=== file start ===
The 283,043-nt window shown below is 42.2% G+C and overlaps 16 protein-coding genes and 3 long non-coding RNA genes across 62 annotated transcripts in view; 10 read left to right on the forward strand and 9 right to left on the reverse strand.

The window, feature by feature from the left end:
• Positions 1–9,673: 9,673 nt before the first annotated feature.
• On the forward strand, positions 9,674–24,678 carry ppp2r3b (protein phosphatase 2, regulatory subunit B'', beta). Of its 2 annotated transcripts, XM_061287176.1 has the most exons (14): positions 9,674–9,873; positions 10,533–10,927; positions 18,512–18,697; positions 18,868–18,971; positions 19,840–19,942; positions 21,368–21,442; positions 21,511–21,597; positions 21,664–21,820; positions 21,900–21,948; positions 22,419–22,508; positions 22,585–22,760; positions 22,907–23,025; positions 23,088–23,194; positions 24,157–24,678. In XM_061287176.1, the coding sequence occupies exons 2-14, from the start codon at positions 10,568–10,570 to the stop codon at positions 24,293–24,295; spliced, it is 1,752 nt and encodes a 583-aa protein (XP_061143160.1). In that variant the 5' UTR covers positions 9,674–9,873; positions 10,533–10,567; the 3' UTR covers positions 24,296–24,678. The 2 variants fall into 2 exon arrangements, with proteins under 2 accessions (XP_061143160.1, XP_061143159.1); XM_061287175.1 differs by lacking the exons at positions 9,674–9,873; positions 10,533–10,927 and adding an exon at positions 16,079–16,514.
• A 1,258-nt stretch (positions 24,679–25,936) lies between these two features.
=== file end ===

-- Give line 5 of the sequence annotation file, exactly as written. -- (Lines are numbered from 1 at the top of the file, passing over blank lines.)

• A 1,258-nt stretch (positions 24,679–25,936) lies between these two features.